Last week, the White House signed into law the Music Modernization Act (MMA), bringing American copyright law further into the digital age. The MMA offers several key updates to the copyright regime in the United States. A few highlights are as follows.
The MMA creates a blanket licensing scheme by which royalties are paid by streaming services. The new non-profit agency created by the MMA to collect this new royalty is the "mechanical licensing collective." This agency will collect and distribute royalties from digital music providers. This agency will also administer blanket licenses on behalf of all artists and publishers. Streaming services can now deal directly with the agency instead of individual artists. The agency will have a board of directors comprised of 14 voting members; 10 of whom shall be representatives of music publishers and four of whom shall be professional songwriters.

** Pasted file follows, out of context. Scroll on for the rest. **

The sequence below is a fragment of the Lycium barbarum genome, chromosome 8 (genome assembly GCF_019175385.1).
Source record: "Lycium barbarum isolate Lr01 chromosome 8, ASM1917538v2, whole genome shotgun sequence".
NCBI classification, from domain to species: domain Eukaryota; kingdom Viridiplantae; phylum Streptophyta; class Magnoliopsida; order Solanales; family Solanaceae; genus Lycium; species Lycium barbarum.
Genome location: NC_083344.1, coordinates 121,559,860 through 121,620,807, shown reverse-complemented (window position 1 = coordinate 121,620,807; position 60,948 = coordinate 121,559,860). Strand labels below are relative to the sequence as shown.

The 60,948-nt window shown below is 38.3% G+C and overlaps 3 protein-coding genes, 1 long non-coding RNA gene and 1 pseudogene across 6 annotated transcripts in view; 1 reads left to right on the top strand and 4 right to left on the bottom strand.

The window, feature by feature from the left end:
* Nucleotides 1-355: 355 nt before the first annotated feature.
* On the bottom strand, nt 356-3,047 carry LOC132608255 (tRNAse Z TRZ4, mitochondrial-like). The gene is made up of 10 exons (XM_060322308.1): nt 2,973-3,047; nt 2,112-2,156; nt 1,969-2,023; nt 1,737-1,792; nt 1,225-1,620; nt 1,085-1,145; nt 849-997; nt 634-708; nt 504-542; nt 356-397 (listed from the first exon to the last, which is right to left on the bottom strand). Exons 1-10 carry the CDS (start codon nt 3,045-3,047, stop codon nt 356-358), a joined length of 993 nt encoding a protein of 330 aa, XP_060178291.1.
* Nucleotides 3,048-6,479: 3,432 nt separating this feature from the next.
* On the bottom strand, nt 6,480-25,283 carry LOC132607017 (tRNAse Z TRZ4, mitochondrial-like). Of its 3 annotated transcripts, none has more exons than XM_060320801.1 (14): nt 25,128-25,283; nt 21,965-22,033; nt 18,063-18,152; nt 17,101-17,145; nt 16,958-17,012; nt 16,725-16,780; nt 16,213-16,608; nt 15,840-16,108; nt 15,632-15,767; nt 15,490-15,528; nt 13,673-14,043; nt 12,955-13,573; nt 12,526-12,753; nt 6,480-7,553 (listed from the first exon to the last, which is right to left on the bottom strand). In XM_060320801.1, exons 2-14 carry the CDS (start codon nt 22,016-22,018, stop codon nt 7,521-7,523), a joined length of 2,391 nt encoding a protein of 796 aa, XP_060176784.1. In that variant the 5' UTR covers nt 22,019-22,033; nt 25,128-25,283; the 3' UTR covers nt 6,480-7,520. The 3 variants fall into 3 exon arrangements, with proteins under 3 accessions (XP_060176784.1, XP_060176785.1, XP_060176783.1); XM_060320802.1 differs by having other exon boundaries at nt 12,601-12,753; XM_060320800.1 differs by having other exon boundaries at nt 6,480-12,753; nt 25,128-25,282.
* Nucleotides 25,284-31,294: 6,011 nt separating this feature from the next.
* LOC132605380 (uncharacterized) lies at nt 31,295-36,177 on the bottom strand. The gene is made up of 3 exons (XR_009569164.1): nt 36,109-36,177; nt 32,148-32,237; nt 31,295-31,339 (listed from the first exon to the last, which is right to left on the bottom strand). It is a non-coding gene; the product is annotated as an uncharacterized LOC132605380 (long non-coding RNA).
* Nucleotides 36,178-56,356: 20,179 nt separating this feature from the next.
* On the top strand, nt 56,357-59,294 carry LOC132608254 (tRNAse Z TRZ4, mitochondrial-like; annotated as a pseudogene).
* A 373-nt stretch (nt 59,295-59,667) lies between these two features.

The MMA also introduces a new method for determining reasonable rates and terms of royalty payments. Under the MMA, royalty rates will be determined in a manner that "most clearly represents the rates and terms that would have been negotiated in the marketplace between a willing buyer and a willing seller."
Finally, the MMA has closed a loophole in American copyright law that previously permitted digital streaming services to avoid paying royalties on songs recorded before 1972. The MMA now explicitly prohibits the unauthorized use of pre-1972 sound recordings.
Although the impact of the MMA in the long run remains to be seen, the music industry appears to be optimistic.
The passage of the MMA demonstrates that modernizing copyright law for the digital age is on the radar of United States policy makers. We will be closely following what this development means for Canadian copyright, and whether we will see a similar law in Canada in the future.
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